Humanities Discussion Series Segovia “Freedom of Speech”

Thursday, February 5, 7-9 pm at Sala Capitular (Segovia)

Liberty, Equality and Fraternity. These were the pillars of the French Revolution and what nationalists in 19th Century wanted to propagate throughout Europe and beyond.  The right to freedom of speech is taken by many to be the most indispensable aspect of a truly ‘free society’.  But, ‘free speech’ has nowhere and at no time meant any speech.  For example, we are often told that, “you can’t shout fire in a movie theatre” or that, “you can’t incite violence”.  And, in no society is libel and slander—the written or spoken defamation of others by the utterance of falsehood—protected.  So, are there legitimate limits on speech that would still allow us to call it ‘free’?

In theory, most Western societies reserve their citizens’ ‘right to offend.’ You can publicly say, “I don’t like old people”, or “hipsters”, or make disparaging comments about “women” or “men”. But, in most European contexts as well, there are limitations on the right to offend, namely, in the case of what is seen as constituting “hate speech”. In Germany, simply giving the Nazi salute is a crime.  In many others as well, Holocaust denial is illegal. In Spain, a magazine was charged with ‘offending the crown’ for visually depicting the heir apparent and his wife (now king and queen) having sex.  Here, one also cannot “apologize for terrorism”, namely, that perpetrated by ETA.  By focusing on these cases, where the sensitive points of each society have been placed outside the boundaries of ‘free speech’, it could be argued that the insistence of Western journalists on depicting and lampooning the prophet Muhammad, despite the high sensitivity of Muslims with respect to the subject, constitutes a clear double standard and pure hypocrisy.  Why can you offend Muslims in Spain, but not terror victims and the monarchs of the country?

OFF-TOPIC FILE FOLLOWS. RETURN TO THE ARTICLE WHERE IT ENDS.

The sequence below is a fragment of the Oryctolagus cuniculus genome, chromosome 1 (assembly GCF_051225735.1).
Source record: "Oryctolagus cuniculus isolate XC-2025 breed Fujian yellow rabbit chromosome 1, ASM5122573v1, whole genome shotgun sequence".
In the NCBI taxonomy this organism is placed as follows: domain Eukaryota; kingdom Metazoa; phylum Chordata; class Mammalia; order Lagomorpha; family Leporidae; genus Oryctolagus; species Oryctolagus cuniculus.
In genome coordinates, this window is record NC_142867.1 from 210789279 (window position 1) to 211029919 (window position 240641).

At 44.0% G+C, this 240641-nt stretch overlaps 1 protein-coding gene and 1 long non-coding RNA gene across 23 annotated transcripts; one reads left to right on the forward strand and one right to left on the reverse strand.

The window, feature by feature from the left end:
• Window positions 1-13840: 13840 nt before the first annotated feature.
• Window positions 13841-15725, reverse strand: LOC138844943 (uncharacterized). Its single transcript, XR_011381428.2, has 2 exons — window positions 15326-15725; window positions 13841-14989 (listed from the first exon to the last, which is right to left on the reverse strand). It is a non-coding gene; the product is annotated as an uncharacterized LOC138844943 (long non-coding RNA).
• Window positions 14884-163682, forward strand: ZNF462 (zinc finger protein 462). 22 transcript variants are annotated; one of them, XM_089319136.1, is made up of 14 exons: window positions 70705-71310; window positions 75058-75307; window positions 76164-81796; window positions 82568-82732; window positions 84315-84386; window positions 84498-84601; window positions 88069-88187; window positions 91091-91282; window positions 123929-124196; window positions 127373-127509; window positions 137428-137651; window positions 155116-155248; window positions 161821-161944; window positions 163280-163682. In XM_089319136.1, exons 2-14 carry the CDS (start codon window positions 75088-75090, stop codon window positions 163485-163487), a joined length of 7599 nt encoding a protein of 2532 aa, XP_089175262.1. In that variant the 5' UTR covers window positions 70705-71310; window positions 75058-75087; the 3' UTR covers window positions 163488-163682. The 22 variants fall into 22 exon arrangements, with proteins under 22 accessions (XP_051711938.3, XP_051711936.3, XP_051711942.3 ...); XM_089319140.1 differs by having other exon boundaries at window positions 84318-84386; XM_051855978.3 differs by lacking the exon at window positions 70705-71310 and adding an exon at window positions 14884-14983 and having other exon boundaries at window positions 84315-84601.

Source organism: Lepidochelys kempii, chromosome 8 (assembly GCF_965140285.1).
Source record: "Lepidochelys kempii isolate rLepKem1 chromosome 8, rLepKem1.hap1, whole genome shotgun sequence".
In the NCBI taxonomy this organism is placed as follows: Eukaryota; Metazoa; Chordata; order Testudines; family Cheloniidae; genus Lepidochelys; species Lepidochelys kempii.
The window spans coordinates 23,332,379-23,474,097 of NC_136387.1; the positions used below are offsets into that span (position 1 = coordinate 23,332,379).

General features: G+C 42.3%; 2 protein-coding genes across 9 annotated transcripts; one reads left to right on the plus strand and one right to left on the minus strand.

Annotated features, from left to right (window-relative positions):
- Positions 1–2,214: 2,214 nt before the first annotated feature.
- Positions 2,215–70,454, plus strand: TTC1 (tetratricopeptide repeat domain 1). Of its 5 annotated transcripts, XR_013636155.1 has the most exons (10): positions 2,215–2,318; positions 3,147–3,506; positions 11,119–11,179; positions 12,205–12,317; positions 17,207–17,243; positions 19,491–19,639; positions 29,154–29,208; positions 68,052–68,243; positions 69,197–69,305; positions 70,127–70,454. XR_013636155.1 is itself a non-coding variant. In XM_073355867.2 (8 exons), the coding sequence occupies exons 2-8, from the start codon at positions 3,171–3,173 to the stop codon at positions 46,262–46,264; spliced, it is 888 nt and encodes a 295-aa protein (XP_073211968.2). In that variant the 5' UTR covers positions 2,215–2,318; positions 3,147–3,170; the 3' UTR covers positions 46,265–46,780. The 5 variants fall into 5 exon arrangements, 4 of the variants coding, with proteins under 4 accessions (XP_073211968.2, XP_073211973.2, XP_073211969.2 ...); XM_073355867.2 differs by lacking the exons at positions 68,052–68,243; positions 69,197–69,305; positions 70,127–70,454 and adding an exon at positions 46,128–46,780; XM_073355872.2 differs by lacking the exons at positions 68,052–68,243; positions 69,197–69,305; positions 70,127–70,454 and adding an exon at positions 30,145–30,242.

Are there dangers in conceding censorship on the grounds of offending people? Or is ‘freedom of speech’ a neo-imperialist façade that is used selectively in Western societies to mock minorities such as Muslims while protecting nonetheless what each such society considers sacred for itself?  In our first Humanities Discussion of the new year, we encourage you to use your free speech to decide what it actually is.  And, if we all end up shouting at and hating each other by the end of the night, there will at least be some food and drink to compensate you for your offended feelings!  Look forward to seeing you there.

Humanities Discussion Series “Liberty or Addiction: Drugs and the Question of Legalization”

Thursday, December 11, 7-9 pm at Sala Capitular (Segovia)

In the twentieth century, the criminalization of drugs, often under the pretext of enhancing societal productivity, became an almost global norm in states throughout the world.  At the peak of the anti-drugs campaign, US president Nixon declared drug abuse “public enemy number one”. In the twenty first century, however, not only have alternative views emerged on the question of drug consumption, but, for many, the focus has shifted to the damage to society caused by drug criminalization itself.  The debate today in many countries, particularly in Europe and the US, revolves around the pros and cons of decriminalization and legalization.  All drugs clearly not being the same, people are debating vociferously about which should or should not be legalized. But, in general, the question is whether drug consumption should be viewed as a public health or a criminal issue and whether the two perspectives contradict or complement one another.   Meanwhile, the ideological grounds for legalization vary a great deal, from right-wing libertarian pleas for personal freedom to left-wing progressive plaudits for cultural plurality; even certain religious conservatives have been willing to countenance drug usage as a means of spiritual stimulation.  However, the problem of ‘addiction’ seems to make problematic such feel good arguments about liberty and tolerance.  Hence, we ask, what is the right policy with regards to drug consumption and regulation.  Should it be left to the individual, to doctors or the police?